An ancient recipe dating to the Quechua and Aymara peoples of northern Chile, Peru, Bolivia and Argentina, charquicán has meat right in the name: charqui in Quechua and Aymara refers to dehydrated meat from llama, alpaca, and later, horse. Most restaurants today serve up this Andean classic with ground beef, but there is a delicious vegetarian substitute for the dried meat of yore: seaweed.
The chewy, tubular cochayuyo seaweed can be found up and down Chile’s coast, and is renowned for its curative properties and superb consistency. Like charquicán, cochayuyo can trace its nomenclature to Quechua: qhucha yuyu, or “plant from the sea.” Boiling a handful will lend a savory, meaty taste to a vegetarian broth or soup stock, and its addition in charquicán is a faithful rendering of the consistency that the first Andean chefs originally intended.
All of the following ingredients are easily available at any supermarket in Chile, but head to your local feria – outdoor market – for the freshest and cheapest produce. Cochayuyo can occasionally present a challenge, especially in the far south. We recommend the brown cochayuyo for its milder flavor and more tender texture, but many people swear by the black variety. Taste around and make your pick.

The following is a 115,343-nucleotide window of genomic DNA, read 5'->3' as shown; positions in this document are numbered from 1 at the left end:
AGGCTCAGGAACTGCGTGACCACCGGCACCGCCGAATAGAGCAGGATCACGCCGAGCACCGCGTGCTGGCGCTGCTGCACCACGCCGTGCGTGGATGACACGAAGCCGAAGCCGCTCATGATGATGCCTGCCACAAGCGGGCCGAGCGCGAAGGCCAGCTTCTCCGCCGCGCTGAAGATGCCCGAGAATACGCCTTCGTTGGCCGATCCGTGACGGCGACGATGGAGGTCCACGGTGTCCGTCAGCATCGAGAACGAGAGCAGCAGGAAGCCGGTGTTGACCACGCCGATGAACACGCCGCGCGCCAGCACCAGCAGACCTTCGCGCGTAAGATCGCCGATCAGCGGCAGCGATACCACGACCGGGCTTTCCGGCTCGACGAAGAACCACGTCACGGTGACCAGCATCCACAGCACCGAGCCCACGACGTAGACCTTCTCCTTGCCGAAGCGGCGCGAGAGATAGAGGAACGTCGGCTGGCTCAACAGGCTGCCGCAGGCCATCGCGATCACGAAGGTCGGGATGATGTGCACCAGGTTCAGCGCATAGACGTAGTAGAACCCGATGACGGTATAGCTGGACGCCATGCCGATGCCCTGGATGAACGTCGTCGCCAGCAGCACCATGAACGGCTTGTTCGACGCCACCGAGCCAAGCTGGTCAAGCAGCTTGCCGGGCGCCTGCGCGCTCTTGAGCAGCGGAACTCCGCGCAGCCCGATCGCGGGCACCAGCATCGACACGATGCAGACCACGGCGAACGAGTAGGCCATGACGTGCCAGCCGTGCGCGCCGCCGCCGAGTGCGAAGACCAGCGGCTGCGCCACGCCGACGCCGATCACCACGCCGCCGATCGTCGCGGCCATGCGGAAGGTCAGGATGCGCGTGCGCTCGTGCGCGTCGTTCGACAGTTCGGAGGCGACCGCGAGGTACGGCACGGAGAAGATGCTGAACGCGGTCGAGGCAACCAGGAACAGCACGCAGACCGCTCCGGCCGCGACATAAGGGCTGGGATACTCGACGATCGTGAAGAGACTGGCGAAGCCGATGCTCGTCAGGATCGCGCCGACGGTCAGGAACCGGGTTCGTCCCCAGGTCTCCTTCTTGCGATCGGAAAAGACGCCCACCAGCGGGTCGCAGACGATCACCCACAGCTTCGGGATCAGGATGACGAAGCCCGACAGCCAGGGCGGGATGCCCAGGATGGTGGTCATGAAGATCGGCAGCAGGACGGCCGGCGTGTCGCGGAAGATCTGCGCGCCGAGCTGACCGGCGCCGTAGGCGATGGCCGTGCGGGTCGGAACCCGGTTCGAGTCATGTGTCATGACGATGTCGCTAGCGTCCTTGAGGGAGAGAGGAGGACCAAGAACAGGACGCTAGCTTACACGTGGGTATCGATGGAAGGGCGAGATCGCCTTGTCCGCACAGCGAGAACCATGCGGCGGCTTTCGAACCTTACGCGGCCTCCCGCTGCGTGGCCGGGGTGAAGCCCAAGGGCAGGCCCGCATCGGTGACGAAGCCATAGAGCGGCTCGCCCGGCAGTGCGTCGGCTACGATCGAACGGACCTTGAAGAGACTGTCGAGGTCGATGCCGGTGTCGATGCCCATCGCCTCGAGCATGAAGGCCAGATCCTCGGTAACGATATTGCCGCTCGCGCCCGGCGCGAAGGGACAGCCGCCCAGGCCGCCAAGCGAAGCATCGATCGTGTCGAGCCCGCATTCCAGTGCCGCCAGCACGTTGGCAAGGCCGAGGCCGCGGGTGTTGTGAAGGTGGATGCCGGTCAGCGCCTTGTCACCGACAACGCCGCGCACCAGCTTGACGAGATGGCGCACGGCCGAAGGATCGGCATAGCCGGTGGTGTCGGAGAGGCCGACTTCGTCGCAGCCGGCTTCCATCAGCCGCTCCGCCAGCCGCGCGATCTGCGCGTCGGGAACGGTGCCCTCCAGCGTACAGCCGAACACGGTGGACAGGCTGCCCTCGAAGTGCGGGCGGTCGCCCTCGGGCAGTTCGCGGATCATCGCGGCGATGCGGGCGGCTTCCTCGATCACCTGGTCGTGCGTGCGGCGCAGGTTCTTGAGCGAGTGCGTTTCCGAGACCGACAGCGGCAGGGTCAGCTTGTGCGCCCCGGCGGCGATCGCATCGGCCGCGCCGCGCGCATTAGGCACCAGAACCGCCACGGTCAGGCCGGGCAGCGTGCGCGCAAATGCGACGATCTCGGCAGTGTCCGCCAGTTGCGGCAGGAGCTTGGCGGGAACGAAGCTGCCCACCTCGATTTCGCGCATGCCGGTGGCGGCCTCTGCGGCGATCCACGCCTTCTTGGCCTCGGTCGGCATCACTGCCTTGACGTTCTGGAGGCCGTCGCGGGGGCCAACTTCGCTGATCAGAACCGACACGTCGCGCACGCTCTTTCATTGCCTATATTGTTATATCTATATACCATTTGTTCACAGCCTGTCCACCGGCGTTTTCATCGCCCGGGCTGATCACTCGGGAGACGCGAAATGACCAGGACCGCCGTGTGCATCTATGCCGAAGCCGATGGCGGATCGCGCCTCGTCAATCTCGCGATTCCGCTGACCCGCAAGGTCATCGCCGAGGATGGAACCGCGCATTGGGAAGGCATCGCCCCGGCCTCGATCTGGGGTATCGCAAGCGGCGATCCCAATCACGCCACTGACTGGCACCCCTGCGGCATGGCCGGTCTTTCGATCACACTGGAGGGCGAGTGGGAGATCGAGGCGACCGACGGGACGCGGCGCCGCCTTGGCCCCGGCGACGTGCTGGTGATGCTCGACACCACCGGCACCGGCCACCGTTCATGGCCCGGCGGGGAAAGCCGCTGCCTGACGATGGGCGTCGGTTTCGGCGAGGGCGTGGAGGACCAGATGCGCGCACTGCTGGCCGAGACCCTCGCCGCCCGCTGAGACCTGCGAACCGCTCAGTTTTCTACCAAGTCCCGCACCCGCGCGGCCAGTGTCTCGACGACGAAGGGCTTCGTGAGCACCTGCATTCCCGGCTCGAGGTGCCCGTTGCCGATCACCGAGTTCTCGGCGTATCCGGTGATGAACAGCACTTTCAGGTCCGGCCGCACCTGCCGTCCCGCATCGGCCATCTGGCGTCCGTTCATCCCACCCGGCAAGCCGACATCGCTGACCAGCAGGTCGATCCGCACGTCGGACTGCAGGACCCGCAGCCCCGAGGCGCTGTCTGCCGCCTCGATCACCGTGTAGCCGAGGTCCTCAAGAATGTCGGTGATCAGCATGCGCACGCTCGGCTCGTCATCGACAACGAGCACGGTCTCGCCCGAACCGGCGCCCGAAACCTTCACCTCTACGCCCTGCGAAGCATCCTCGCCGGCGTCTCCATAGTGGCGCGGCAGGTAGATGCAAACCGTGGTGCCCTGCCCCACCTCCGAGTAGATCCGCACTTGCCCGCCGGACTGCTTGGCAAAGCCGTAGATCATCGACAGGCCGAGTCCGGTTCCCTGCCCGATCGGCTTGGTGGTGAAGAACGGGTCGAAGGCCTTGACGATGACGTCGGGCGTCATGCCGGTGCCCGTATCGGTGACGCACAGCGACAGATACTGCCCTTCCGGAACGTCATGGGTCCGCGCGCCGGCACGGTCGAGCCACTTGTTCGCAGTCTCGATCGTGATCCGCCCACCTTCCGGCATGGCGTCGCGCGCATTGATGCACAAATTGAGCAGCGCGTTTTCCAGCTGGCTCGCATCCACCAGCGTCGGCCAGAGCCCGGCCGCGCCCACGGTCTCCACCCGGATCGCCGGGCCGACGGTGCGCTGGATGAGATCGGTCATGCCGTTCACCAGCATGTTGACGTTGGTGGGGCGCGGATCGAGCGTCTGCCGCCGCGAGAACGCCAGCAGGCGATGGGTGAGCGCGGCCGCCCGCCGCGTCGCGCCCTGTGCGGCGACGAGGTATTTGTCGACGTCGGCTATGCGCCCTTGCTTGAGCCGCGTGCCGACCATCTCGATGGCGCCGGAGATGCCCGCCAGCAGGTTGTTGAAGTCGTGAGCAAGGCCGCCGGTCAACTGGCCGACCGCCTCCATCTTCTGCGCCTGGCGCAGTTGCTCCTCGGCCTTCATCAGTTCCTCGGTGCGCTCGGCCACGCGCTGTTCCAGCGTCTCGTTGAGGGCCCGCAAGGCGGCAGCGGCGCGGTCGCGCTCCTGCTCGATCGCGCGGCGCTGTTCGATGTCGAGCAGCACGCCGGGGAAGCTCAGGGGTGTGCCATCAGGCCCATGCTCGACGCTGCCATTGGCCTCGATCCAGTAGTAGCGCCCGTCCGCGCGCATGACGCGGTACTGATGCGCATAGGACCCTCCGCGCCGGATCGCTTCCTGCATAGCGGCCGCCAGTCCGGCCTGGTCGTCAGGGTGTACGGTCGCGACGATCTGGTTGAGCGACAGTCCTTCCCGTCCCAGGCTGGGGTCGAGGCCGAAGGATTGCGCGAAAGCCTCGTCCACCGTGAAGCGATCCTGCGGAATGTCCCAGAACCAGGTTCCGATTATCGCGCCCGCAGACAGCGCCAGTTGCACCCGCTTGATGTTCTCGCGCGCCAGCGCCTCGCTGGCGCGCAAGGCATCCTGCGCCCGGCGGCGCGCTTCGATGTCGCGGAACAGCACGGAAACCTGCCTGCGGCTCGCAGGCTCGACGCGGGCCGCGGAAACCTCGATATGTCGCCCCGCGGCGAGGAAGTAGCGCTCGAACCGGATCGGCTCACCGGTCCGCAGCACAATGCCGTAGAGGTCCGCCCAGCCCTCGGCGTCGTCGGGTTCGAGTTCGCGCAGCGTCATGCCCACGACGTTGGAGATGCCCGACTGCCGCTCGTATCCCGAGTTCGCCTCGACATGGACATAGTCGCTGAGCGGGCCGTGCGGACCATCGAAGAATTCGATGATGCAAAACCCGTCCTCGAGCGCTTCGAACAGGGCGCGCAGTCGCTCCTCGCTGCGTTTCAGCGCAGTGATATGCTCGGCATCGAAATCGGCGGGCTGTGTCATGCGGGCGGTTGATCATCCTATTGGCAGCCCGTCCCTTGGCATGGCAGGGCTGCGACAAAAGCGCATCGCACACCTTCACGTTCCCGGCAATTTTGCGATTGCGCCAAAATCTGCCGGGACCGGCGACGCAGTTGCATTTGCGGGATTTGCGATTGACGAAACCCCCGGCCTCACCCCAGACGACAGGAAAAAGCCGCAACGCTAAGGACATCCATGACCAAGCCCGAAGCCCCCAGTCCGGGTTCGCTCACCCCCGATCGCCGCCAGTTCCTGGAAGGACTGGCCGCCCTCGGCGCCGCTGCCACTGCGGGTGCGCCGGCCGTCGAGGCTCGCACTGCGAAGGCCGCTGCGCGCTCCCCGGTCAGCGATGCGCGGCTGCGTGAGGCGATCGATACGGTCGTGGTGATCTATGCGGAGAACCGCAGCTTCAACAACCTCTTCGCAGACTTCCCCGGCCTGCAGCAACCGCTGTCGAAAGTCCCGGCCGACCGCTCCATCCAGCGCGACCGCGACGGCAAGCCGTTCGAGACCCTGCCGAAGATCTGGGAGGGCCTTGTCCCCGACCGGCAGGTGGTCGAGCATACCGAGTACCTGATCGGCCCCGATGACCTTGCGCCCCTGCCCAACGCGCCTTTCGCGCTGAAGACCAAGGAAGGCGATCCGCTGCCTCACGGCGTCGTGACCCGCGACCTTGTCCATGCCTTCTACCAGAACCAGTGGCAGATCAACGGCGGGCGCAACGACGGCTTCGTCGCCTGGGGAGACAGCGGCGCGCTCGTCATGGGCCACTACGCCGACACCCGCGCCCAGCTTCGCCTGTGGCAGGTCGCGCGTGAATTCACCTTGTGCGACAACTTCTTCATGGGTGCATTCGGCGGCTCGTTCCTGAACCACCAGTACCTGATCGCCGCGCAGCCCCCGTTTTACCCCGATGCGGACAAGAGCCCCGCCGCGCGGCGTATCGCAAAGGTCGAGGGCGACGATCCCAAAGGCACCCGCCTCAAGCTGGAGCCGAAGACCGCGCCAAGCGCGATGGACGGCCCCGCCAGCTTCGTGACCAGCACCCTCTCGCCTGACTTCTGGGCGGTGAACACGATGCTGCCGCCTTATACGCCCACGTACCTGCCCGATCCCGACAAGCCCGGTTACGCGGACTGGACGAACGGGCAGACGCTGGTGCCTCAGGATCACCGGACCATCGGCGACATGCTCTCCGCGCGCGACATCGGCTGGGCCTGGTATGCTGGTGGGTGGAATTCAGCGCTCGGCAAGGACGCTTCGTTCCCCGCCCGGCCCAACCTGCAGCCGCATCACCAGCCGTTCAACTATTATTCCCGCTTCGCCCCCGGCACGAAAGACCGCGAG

Substitutes outside Chile
The huge, blue-skinned and orange-fleshed zapallo so commonly found throughout Chile can be hard to track down abroad. Try substituting a sweet squash, like butternut or buttercup. Seaweed substitutions vary by region – for example, in the United Kingdom, chopped samphire lends the same firm texture with a little extra sodium, so make sure to adjust the added salt accordingly. In a pinch, smoked, extra-firm tofu could also serve as a modern stand-in.
Charquicán de cochayuyo
Serves: 4 people
4 large potatoes, peeled and quartered
½ lb (¼ kg) pumpkin, cubed
6 lengths of cochayuyo
10 leaves of chard (or spinach), finely chopped in strips
1 onion, diced
1 carrot, chopped
1(to 4) garlic cloves, minced
1½ tsp. oregano
1 tsp. cumin
1½ tsp. salt
Optional: 4 eggs (1 per serving)
Soak the cochayuyo in 2 cups of warm water the night before. The next day, the softened seaweed will be much easier to chop into 1” (2.5 cm) strips. Reserve water.
In a large pot, bring to a boil the 2 cups of water used to soak the cochayuyo. Add potato, carrot, pumpkin, salt and let simmer for 25-35 minutes, until potatoes are cooked.
Meanwhile, sauté the onions until transparent – about 10 minutes – and then add the cochayuyo, chard, garlic, oregano and cumin.
When the potatoes are cooked, mash the potato-carrot-pumpkin mixture together, before adding the cochayuyo-chard mixture. Gently mix all the ingredients and serve immediately.
If desired, top each dish with a fried egg. Serve with fresh bread, your favorite pebre recipe, and a nice glass of Chilean red wine – like Carmenere – to beat the chill.
By Jacqueline Seitz